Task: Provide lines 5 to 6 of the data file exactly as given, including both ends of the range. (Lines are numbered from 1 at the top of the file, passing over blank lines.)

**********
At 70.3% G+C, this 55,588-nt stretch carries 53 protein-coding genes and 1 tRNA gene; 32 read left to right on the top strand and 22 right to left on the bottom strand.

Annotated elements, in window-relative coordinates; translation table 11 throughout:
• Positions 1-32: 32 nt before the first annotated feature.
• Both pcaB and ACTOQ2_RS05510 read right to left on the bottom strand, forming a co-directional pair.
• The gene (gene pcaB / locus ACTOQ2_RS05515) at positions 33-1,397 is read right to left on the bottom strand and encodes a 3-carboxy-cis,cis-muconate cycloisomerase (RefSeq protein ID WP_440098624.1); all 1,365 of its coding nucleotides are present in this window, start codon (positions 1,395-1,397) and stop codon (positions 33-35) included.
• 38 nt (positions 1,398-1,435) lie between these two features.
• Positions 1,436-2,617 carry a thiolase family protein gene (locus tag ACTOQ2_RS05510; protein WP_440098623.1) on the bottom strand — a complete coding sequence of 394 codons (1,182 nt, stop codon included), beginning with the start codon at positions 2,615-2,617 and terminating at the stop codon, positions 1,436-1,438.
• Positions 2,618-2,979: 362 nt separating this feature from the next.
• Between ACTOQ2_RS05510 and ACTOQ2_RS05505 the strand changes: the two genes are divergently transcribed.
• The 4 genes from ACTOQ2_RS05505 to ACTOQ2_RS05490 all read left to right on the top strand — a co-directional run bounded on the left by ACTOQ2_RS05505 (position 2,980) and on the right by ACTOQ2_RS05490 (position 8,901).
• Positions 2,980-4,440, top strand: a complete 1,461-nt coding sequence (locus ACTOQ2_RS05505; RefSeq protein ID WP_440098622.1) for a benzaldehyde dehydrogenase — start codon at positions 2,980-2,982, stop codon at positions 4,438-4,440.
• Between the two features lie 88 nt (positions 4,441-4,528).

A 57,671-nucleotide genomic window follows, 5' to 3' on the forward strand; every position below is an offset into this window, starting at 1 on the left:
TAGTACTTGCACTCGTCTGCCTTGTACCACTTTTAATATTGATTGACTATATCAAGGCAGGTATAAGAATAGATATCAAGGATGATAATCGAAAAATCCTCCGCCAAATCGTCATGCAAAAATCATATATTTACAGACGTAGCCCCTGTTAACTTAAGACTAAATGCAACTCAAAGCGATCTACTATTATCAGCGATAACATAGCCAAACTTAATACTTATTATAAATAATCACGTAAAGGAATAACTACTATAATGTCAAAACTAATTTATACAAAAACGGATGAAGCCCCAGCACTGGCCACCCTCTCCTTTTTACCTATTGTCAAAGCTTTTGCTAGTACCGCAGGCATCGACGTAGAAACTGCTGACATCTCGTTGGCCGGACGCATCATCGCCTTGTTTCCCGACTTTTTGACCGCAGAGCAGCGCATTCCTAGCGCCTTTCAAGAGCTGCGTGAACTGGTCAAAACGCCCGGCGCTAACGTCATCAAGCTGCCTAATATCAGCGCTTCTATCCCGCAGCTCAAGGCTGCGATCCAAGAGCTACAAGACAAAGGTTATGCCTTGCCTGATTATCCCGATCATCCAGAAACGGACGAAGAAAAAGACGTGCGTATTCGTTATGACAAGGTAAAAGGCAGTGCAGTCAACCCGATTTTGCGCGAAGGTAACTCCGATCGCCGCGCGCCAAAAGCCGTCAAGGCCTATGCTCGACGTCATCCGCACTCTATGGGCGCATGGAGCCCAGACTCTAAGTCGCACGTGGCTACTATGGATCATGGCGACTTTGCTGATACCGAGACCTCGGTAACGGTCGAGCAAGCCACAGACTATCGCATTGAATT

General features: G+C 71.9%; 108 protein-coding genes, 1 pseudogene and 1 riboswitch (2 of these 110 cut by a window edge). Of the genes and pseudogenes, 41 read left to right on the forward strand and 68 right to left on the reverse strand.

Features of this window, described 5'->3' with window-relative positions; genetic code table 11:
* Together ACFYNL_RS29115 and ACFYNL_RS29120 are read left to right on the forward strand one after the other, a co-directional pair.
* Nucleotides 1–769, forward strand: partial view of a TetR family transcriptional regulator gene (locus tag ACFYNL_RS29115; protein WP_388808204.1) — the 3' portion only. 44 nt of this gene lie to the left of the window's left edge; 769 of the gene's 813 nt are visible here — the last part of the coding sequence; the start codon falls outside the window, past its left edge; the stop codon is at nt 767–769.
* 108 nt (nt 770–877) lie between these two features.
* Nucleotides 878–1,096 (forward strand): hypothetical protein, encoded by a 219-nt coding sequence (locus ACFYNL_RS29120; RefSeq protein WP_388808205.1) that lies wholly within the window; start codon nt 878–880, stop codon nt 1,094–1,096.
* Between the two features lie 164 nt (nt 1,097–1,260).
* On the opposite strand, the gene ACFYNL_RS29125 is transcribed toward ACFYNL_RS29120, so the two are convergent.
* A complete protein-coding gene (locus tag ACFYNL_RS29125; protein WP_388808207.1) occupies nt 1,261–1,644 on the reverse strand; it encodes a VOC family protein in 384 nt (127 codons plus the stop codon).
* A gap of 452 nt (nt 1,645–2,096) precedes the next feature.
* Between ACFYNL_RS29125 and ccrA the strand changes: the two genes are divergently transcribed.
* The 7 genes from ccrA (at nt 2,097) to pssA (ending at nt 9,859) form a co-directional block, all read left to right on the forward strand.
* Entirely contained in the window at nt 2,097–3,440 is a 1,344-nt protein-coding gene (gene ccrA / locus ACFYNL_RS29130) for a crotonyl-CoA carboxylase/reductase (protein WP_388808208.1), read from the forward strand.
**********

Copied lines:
• The gene (gene pcaB / locus ACTOQ2_RS05515) at positions 33-1,397 is read right to left on the bottom strand and encodes a 3-carboxy-cis,cis-muconate cycloisomerase (RefSeq protein ID WP_440098624.1); all 1,365 of its coding nucleotides are present in this window, start codon (positions 1,395-1,397) and stop codon (positions 33-35) included.
• 38 nt (positions 1,398-1,435) lie between these two features.